There also quite a few entrepreneurs who have little else but passion and cause “Very Mulan” headaches. For instance, someone asked right away, “How much are you willing to invest in my business?” Some people don’t understand financial statements and exclaim, “I get scared when I see numbers!” Another entrepreneur told Ms. Li with great confidence, “the monthly revenue of our website is NTD 80,000, which is quite good.” Ms. Li replied, “After deducting your costs, you end up with a hefty loss. How can you call this a good income if you can’t even pay your employees?”
Another aspiring business owner decided to return to their hometown to open an ice-cream parlor after accumulating 10 years of work experience in the clothing industry. She explained that she felt tired and thought she would have more time for herself if she sold ice cream instead. Ms. Li told her straight to her face: “You are totally wrong! Running your own business is the hardest job!”
Over the course of the first year, Ms. Zhang realized that “the cultural and creative industry and little farmers face the biggest problems. They are passionate and emotional, but frequently base their decisions on feelings. Some are full of energy and believe that the only thing they lack is money, but professional advisors come to the conclusion that they are not ready yet.” During this time, advisors must patiently discuss core positioning, profit models, financial planning, and backup plans with the aspiring entrepreneurs.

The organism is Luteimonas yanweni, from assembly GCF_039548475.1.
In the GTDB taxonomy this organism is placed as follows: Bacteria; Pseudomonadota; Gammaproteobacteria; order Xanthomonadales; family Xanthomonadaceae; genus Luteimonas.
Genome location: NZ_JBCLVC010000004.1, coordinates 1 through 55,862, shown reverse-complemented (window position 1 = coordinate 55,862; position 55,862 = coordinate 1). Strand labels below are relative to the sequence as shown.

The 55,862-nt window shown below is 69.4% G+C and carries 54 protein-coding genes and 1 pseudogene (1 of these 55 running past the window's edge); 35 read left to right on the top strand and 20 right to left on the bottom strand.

Before long, her 50-million investment had been used up.
Investments focus on projects that are beneficial to society－Regardless of company size
However, “Very Mulan” has never given up its original intention or modified its original goals. “My goal is not to invest in a company and constantly expand it after it has become profitable. Instead, I focus on the ability of this team to solve social problems. As long as we can contribute, our investments are not restricted to certain industries. We therefore often invest in companies that are ignored by venture capital firms. Ms. Zhang gritted her teeth and invested another NTD 100 million. She says, “We want to invest in society-friendly groups that lack resources such as “Fugeng Organic Fertilizer” or “Goodeats Peanuts”.